|Echinacea is a popular herb used to boost the immune system. But is it over harvested?|
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I've always had the notion that wildcrafted herbs were superior to ones that were cultivated. With this belief, I would always select wildcrafted herbal products when I had the choice. But the demand for herbal and botanical supplements has become a multi-billion dollar business which has resulted in large-scale wildcrafting. This itself is an oxymoron. When I think of wildcrafting, I imagine a herbalist wondering through a beautiful forest with a wicker basket on their arm, carefully pruning or gathering a small amount of leaves, flowers, roots, or bark to meet their needs or the needs of their clients. But, unfortunately, the reality of it can be a large-scale producer bulldozing trees for bark, or over harvesting herbs to near extinction. Besides herbal remedies, many prescription drugs are based on plants. For example, the plant-derived anti-cancer drug taxol was first isolated from the Pacific yew.
Species at Risk
Here are just a few of the plants that are at risk:
Wild Echinacea angustifolia and Echinacea purpurea have become such a popular remedy for boosting the immune system during cold and flu season, that they have been commercially over harvested.
Slippery elm is a popular soothing agent for coughs and GI issues. Many of the slippery elm wood trees are stripped of their bark and left to die.
American Ginseng is used to fight infection, for stress, and as a stimulant. Wildcrafted American ginseng is in such high demand that it has been declared an endangered species in some states in the U.S.
The bark from the Pacific and Chinese yew, as mentioned above, are used to produce taxol. These species have been identified in need of protection.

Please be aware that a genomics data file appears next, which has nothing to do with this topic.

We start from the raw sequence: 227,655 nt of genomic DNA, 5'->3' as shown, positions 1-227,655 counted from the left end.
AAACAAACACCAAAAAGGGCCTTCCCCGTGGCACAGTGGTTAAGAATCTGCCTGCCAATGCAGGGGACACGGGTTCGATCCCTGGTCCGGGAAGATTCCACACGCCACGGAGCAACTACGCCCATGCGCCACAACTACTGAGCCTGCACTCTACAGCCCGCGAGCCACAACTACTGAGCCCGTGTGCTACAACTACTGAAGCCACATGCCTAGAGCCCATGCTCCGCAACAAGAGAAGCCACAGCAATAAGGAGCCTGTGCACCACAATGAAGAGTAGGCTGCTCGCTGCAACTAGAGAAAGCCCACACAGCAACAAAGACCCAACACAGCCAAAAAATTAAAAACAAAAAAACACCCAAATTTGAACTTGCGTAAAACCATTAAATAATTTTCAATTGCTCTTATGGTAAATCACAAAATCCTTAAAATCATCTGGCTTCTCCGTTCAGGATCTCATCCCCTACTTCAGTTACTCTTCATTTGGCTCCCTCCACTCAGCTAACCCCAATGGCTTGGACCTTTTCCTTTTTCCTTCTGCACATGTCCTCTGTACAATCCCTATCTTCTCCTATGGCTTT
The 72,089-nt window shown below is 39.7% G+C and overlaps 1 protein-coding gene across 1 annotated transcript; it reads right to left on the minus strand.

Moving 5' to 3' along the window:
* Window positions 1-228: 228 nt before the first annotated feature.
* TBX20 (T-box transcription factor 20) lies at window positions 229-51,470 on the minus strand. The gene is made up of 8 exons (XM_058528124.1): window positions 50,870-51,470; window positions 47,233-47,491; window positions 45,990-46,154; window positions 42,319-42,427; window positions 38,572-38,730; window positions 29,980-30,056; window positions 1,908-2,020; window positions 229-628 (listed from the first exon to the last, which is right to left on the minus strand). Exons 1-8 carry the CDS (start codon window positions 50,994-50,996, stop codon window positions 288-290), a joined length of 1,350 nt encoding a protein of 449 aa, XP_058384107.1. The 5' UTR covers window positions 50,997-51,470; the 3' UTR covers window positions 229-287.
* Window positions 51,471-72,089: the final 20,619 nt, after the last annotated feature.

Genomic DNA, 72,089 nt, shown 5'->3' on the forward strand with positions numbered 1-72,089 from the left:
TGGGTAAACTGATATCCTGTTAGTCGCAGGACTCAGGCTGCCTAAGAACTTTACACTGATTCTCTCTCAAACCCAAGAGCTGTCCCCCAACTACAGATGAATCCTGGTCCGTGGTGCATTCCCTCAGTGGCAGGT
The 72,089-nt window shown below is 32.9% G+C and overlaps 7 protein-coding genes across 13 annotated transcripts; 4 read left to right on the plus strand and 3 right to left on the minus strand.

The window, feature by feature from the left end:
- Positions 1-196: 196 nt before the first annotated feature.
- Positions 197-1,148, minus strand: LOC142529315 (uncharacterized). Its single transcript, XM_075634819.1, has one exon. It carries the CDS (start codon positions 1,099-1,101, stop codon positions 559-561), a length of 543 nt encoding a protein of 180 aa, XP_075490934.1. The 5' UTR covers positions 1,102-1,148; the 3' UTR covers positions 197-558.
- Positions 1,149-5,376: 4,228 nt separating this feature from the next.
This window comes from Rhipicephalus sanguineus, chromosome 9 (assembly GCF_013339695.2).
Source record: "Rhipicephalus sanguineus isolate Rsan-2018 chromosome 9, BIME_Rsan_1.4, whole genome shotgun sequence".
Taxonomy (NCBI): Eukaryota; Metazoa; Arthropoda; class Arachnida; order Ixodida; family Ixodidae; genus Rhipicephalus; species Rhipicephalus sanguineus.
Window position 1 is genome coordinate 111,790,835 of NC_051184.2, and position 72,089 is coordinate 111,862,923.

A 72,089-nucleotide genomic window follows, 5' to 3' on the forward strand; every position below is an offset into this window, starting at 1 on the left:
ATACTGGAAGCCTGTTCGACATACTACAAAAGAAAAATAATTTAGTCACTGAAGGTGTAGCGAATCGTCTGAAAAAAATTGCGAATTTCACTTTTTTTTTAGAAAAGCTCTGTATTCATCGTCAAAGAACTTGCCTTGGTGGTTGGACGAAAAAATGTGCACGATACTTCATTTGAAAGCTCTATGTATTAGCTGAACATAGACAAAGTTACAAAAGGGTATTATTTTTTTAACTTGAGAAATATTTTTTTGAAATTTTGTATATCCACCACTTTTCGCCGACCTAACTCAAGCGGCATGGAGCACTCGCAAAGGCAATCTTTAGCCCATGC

|Pacific yew bark|
Black cohosh, a popular herb that women take to alleviate menopause symptoms, as well as to treat colds, rheumatism, and pain, are at great risk from over harvesting, especially since nearly 100% of the supply comes from wild harvesting.
Goldenseal, used for many conditions such as the common cold and upper respiratory infections, is already considered rare and endangered in many states.
Look For Organically Cultivated Herbs
An organically cultivated plant is one that is grown on unpolluted land without the use of chemical fertilizers, herbicides, or pesticides. If grown in this natural way, they can have the same medicinal efficacy as their wild counterparts. So if you are in the health food store looking for herbs, you may opt for one that is organically cultivated rather than one that is commercially wildcrafted.
Responsible Herbalists Allowed, of course
I'm not suggesting that a responsible herbalist stop wildcrafting. Most have great respect for mother earth. They know how not to damage the plant and not to take more than they need. An experienced herbalist would use sustainable practices and would not over harvest an endangered plant. But for those of us who buy our herbal supplements, I gently suggest that organically cultivated herbs, from a respectable company, will be just as effective and will cause less stress to our plants in the wild.
Plant an Herb Garden
Many popular herbs will grow in your garden. I planted calendula a few years back when we had our nephew's wedding here and it has reseeded itself every since. It makes a lovely oil infusion and skin remedy.
|Calendula from my garden|
I think it's best to make a list of plants you would use. Then check on the growing conditions that are required and see if they will grow in your area. Pick one or two and give it a try. Be careful, some herbs are pretty invasive and can take over your garden, such as lemon balm, comfrey and any kind of mint. You may want to plant them in an individual container and either leave the container above ground, or recess them into the garden. Once you've grown the herb, the fun begins. You can learn to make infusions, tinctures, herbal pills, and more!
Mother Earth has provided us with all the food and medicine we need but we must remember to be good stewards and to take care of the gifts that nature gives us.